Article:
In both parties, 2016 front-runners go on the attack

As voting draws near, Republican front-runners Donald Trump and Sen. Ted Cruz escalated their rivalry by questioning one another’s conservative credentials, while the GOP establishment railed against both. Meanwhile, Democrat Hillary Clinton went after Sen. Bernie Sanders over Obamacare, and Sanders faced criticism over the lack of diversity in a new ad. Political director Lisa Desjardins reports.

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    Turning to the race for the White House, it's crunch time for the candidates on the campaign trail, with only 10 days remaining until caucus-goers gather to make their choices in Iowa.

    The front-runners are using tried-and-true tactics to turn votes in their favor.

    Political director Lisa Desjardins reports.


    Voting day gets closer, and, what do you know, the race suddenly gets sharper. In each party, the two front-runners, previously friendly, are going on the attack.

    For Republicans, the Ted Cruz-Donald Trump detente has exploded into shots fired.

  • DONALD TRUMP, Republican Presidential Candidate:

    Cruz is going down. He is going down. No, he's having a hard time. He looks like a nervous wreck.

  • SEN. TED CRUZ, Republican Presidential Candidate:

    Donald has been an active supporter. He gave $100,000 to the Clinton Foundation.


    And in the last day, the candidates have each launched new ads, each arguing the other is not a real conservative.

    Trump's play, immigration. His ad raises Cruz's past support of some legal status for the undocumented.


    I want immigration reform to pass, and that allows those who are here illegally to come in out of the shadows.


    Cruz's ad plays a different card, pointing to Trump's defense of eminent domain. That's the taking of private land for development or roads.


    It made him rich, like when Trump colluded with Atlantic City insiders to bulldoze the home of an elderly widow.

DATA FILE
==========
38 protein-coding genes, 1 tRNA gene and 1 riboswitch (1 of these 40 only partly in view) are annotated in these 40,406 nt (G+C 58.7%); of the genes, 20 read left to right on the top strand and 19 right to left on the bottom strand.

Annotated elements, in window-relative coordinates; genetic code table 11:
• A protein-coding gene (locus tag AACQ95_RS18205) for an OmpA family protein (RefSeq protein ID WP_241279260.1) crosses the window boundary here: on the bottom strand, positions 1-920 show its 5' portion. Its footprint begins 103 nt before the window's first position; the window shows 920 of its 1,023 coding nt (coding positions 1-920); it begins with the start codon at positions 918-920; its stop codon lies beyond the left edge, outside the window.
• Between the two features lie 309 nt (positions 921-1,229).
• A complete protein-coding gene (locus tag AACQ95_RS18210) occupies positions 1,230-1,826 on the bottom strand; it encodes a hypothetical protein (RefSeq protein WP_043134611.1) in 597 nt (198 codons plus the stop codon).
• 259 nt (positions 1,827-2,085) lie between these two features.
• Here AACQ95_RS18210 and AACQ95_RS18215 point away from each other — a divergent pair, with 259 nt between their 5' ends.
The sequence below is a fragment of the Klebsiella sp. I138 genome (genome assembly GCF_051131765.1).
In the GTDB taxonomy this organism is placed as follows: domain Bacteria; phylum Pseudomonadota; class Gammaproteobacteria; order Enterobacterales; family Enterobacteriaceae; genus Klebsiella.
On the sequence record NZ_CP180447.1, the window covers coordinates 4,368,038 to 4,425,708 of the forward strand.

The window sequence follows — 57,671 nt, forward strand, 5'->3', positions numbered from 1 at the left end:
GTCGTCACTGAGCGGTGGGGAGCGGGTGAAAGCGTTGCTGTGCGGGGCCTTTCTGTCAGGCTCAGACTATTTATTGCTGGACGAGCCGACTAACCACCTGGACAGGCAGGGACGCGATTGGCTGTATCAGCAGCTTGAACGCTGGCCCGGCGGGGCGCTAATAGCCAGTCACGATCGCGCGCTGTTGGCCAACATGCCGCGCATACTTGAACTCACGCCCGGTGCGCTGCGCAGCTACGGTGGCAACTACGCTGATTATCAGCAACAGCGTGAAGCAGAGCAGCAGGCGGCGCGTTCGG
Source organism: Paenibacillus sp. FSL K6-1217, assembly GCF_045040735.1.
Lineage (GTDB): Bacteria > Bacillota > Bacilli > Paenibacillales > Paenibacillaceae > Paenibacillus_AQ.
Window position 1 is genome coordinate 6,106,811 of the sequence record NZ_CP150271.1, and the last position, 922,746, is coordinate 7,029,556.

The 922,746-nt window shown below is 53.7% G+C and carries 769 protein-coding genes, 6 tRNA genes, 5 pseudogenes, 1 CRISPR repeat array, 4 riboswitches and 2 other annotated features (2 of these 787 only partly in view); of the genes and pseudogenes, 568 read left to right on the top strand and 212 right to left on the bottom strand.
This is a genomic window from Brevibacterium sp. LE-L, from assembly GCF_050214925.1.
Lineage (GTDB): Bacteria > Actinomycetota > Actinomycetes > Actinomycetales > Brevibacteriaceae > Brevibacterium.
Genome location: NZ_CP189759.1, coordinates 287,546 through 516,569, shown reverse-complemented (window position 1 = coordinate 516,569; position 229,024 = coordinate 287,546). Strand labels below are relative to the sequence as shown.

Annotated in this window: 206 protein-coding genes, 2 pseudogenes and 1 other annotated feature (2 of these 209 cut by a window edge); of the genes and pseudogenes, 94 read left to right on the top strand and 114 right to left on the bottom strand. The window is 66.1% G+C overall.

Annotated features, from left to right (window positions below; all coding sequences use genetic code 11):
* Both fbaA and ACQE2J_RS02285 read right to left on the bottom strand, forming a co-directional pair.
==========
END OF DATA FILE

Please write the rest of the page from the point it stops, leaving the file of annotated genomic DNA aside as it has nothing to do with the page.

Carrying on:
Their fight for the nomination is now suddenly a fight for the soul of the Republican Party. This week, Bob Dole, former Senate Republican leader and presidential nominee, blasted Cruz, saying he would mean cataclysmic and wholesale losses for the party.

    Cruz has said that's a sign that Washington is scared of him. Other conservatives see Trump as more alarming. "National Review" magazine, a conservative icon, etched its cover with the words "Against Trump," inside, sharper words still. Editors wrote that "Trump is a political opportunist, that he knows approximately as much about national security as he does about the nuclear triad, which is to say almost nothing."

    They also wrote that "Trump has shown no interest in conservative issues, limiting government, reforming entitlements or the Constitution."

    Trump, for his part, was equally stinging, tweeting back that "The National Review" is a failing publication that has lost its way.

    Meantime, with the Democratic race suddenly tighter, Hillary Clinton is pushing her national security credentials in a new ad, and she's going after Bernie Sanders' for wanting government-run health care after Obamacare.

  • HILLARY CLINTON, Democratic Presidential Candidate:

    I don't want to rip up this accomplishment and begin this contentious debate all over again. That's where I disagree with my esteemed opponent, Senator Sanders.


    Sanders is getting attention for this more thematic, ad. It portrays a movement of regular working Americans. The images have been criticized for a lack of diversity, in a race where Sanders trails with African-Americans.

    On the trail, the Vermont senator is stepping up his criticism, this morning pointing to Social Security. He'd like to raise taxes on the wealthy to expand it. It is closing argument time, 10 days until Iowa, tight races on both sides. That also means time for closing punches.

    For the PBS NewsHour, I'm Lisa Desjardins.

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